How 1 CU Turned Around Its Card Program
Motor Parts FCU significantly increased the yield and penetration rate of its credit card portfolio using a strategy that some in the industry might consider counterintuitive: it stopped outsourcing credit cards and brought it back inhouse, it eliminated all the rewards and points programs, increased the late fee and reduced the rate.
"We did an analysis of what the program was costing us, and we got an unpleasant surprise," said Heidi Kassab, CEO of the $128-million CU. "We were losing money on the platinum card program-about $16 per card. Now we're making $116 per card."
The first thing MPFCU did was eliminate the rewards program entirely. "We did have some negative feedback on that, but I can count on two hands the number of cardholders who complained, and not surprisingly, they were all people who paid off their card every month. While we love to have some members who do that, our goal was to have more people with active balances, balances that weren't being paid off every month. Most of them stayed with us anyway, but maybe they don't use our card quite as much. Frankly, our penetration went up so much that we never knew how many we might have lost when eliminated the rewards program."
That was mostly because of the fixed rate the credit union offered instead of the rewards program. The rate had been at 11.9% before being slashed to 8.9%. At the time, back in 2000, that was still a fantastic rate, Kassab explained, adding that the CU is considering another rate cut.
Credit Limit Removed
The other big attraction: removing the standard $10,000 credit limit. MPFCU uses a formula to handcraft a limit for each cardholder, which means some members could easily have limits of $20,000 or $30,000.
"Most credit unions don't do that kind of thing, but we have members who would definitely qualify for much higher limits if they went to someone else, and we don't want them to go to someone else," she offered. "If a member wants a platinum card, they want that high-end limit and the prestige that comes with it."
The higher limits did boost the portfolio's losses from 1.49% to 1.72%, but even with the ncrease in losses it leaves the CU with a higher yield-5.25% compared with 4.75% prior to the changes.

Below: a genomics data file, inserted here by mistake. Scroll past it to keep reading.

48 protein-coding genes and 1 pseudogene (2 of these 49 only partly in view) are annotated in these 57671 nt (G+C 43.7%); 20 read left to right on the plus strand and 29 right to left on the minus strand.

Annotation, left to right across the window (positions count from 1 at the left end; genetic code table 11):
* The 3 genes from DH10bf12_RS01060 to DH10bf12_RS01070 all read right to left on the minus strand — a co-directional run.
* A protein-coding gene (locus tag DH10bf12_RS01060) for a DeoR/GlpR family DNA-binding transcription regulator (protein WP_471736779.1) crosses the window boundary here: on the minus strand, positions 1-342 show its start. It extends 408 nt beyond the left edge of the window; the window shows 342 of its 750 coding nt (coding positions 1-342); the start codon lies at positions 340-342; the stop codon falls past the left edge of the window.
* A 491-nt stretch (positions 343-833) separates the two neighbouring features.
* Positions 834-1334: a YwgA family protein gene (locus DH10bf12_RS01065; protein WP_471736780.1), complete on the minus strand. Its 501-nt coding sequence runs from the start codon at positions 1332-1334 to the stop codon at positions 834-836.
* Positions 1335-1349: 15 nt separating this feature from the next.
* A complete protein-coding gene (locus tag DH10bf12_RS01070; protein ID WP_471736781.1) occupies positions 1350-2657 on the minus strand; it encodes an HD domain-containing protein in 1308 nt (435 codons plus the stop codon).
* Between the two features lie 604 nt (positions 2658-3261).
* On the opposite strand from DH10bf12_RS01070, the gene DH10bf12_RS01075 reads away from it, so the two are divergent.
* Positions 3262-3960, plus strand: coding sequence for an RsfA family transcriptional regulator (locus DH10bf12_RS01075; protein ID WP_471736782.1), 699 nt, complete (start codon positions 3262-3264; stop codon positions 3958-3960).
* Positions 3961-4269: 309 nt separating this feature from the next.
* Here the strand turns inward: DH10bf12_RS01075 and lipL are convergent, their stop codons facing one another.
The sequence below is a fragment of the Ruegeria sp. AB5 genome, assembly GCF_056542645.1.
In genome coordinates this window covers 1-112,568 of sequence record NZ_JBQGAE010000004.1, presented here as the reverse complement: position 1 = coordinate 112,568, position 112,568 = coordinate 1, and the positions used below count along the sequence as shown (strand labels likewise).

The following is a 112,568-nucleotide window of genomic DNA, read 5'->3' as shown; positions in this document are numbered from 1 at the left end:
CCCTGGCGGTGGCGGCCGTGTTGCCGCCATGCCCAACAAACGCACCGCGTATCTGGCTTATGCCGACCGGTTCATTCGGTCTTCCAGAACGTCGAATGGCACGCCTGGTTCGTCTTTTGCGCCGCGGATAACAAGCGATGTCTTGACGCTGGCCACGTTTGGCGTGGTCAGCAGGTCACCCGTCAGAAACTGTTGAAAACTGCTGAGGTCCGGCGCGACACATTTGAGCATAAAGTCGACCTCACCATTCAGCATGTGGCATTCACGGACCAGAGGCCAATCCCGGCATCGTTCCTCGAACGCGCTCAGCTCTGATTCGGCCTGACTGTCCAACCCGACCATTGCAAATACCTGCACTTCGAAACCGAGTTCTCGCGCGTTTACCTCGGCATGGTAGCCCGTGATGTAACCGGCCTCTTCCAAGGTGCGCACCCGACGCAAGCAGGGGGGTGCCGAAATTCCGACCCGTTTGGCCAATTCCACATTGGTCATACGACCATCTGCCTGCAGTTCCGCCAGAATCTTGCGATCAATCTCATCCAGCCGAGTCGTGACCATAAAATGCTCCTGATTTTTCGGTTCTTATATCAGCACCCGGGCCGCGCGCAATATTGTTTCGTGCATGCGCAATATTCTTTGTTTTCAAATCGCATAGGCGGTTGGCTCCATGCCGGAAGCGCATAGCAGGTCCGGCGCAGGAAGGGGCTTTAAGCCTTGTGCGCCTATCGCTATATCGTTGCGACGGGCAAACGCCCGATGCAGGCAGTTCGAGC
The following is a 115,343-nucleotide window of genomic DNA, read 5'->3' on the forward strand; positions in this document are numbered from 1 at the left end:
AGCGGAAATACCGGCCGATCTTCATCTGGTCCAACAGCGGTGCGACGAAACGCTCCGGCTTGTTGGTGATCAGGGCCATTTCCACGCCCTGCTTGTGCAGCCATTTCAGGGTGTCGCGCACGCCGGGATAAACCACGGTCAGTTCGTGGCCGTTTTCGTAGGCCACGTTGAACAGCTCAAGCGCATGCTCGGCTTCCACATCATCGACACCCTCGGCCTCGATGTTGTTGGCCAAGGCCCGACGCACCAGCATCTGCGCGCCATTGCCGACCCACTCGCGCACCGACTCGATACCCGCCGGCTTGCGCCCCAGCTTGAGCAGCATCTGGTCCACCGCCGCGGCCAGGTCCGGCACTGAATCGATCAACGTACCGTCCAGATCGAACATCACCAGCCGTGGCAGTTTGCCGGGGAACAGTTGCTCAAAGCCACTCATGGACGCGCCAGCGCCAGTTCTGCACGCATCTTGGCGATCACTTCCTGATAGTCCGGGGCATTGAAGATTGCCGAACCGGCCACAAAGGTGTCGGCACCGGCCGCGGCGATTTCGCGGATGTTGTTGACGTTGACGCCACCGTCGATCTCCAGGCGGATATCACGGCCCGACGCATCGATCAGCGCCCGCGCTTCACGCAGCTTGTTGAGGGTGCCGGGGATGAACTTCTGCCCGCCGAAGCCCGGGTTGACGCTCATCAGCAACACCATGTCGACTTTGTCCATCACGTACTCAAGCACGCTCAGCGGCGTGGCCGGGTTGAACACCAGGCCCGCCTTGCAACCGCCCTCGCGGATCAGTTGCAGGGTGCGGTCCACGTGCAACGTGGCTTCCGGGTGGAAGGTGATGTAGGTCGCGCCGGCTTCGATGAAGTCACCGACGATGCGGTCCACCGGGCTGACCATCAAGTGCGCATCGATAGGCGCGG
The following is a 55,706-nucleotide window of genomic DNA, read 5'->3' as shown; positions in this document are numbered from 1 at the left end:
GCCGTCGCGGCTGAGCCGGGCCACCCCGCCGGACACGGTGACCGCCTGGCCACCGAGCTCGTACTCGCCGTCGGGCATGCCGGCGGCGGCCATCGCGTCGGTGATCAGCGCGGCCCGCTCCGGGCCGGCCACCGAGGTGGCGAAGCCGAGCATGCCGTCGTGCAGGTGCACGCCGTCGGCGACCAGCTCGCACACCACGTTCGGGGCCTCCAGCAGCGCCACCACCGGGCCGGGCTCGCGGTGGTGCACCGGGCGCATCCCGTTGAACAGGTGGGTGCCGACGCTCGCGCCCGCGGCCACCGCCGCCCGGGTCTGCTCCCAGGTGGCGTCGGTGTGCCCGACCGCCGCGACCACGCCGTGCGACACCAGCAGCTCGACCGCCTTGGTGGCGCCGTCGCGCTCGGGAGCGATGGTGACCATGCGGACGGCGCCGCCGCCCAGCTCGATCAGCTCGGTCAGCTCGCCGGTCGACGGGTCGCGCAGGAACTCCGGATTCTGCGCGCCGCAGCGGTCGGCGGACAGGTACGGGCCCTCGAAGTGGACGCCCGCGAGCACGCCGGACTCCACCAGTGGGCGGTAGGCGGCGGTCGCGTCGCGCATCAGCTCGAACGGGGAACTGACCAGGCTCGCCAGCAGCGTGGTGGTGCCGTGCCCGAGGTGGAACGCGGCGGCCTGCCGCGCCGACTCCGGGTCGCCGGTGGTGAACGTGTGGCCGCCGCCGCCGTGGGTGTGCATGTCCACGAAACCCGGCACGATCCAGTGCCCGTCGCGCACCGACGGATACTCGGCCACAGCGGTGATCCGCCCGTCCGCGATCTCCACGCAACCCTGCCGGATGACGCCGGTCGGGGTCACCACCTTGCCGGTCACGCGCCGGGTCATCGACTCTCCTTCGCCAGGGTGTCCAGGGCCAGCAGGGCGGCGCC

Other features of the card include a 20-day grace period (which helps mitigate the fact that the CU increased the late payment fee) and no annual fee.
The results: average balance went from less than $1,400 to $2,700 and household penetration went from 18% to 38%. "Even with a lower rate and with higher losses, we still improved our bottom line," Kassab commented.
Moreover, MPFCU has seen a decline in members this year-and still penetration is up.
Although the focus of the changes was on the CU's platinum card, Kassab said MPFCU's classic card also benefitted, showing an increased yield of 14.88% up from 7.35%.
MPFCU also offers a platinum card tied to its home equity line of credit and a "Boom" card for teens.
Perhaps one of the biggest changes of all was bringing the entire credit card program back inhouse after years of outsourcing to a third-party vendor.
Handled By Loan Department
"We used to have a department of three dealing with this, but when we brought it inhouse, we were actually able to bring it right into the loan department," she related. "Our members were really impressed that when they called the 800 number on the card, they actually got the credit union and not someone else. We were able to tie the card into our homebanking, too, so they're able to check their balances and purchases online."
The one potential downfall-and one MPFCU was pretty concerned about-was the loss of a 24/7 phone number.
"We were really worried about that. But we've had no complaints," she said. "We really worked hard on educating the member so they would know, if you call after 5:30, you're not going to get a live person on the phone."
Instead, cardholders leave a message on the automated phone system saying they have lost their card or have had it stolen, and then the CU gets back to them the next day. "I think it really helped that they have access to the account through the homebanking program," Kassab noted. "We don't get all those calls from people who just want to know what their balances are."
And the credit union has also educated its members about the benefits of the card being completely in-house. "Our card numbers aren't floating out there. No one else sees them, we don't share that information with anyone, and there's some added security in that," she said. "And when people call, they know they're getting the credit union and not someone else."
As for future plans for the portfolio, there's one thing MPFCU definitely won't do: it won't bring back rewards. "That comes up at every conference, but we're just not going to do it," Kassab said. "It just doesn't make sense."
On the other hand, a rate cut and a balance transfer promotion are both in the offing in January, when post-holiday financial reality sets in for many consumers.